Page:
All of their intent is great. All of their concepts are typically missing the mark. A professional in the Not For Profit network in the community can review this with them.

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Level 7

OK, I will look for a Not For Profit professional in our rural town of pop. 5000, hopefully one who works for free. The bulk of local large donations go to one of our 53 churches.

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Level 15

"in our rural town of pop. 5000"

As I noted, there likely is a NFP network. It doesn't have to be someone local, given today's life issues. For instance, my mother became president on a "women's league" and the State of FL provides this guidance (I think it was through their Ag Dept, which was sort of strange). I helped her know the issues and what to ask about, and then FL helped her learn what they needed to know and do.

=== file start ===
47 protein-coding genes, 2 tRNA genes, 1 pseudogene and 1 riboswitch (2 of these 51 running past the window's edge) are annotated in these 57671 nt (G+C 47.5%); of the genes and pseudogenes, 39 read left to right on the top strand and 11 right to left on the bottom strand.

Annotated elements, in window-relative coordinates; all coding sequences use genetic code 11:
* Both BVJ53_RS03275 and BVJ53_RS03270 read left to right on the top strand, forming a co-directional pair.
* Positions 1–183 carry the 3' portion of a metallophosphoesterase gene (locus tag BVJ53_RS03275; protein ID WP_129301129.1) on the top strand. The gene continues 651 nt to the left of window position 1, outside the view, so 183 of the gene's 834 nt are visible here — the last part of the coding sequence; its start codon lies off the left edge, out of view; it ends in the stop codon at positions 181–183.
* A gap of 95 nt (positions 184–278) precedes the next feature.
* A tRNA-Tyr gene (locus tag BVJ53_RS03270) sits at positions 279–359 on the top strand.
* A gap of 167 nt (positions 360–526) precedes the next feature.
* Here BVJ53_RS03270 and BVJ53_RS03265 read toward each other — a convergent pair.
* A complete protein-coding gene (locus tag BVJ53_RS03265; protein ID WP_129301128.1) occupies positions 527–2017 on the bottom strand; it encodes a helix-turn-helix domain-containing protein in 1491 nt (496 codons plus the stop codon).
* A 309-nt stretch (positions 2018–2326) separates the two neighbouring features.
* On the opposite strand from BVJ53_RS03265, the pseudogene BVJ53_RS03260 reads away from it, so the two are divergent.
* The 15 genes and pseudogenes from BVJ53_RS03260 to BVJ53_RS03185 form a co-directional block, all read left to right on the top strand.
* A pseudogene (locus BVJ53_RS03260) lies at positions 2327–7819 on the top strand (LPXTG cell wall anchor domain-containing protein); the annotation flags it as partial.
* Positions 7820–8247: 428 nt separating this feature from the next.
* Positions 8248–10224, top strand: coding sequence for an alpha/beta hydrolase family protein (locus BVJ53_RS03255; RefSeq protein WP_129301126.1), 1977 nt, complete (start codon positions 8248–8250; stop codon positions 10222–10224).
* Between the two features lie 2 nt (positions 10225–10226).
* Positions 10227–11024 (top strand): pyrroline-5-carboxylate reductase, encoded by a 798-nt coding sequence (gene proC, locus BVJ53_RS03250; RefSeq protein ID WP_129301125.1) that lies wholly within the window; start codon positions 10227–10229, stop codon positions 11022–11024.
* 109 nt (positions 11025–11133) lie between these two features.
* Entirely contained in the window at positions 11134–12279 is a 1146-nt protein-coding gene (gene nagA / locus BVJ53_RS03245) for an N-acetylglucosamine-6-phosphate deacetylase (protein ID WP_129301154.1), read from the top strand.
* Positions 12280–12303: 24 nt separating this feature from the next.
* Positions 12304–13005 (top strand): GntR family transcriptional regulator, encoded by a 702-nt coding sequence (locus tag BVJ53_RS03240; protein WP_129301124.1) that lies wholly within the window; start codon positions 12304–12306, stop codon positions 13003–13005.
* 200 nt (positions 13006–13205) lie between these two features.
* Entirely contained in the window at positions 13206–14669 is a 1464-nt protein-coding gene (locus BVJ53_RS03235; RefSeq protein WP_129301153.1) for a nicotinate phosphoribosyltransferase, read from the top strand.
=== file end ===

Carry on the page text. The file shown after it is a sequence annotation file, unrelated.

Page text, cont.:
"The bulk of local large donations go to one of our 53 churches."

I guarantee you that one or more of these churches have a professional that is up to speed on this, then. Their networks are world-wide and even a newly planted church is well supported for these issues.

Can you imagine calling a church to ask them to help you learn about supporting them, and them answering, "Sorry, we can't help with that?" Of course, they would help with that.

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Level 7

Thanks for all the great info! I will pass it on to the client to pursue the correct ways of making donations, depending on the amount of time she has to pursue these avenues.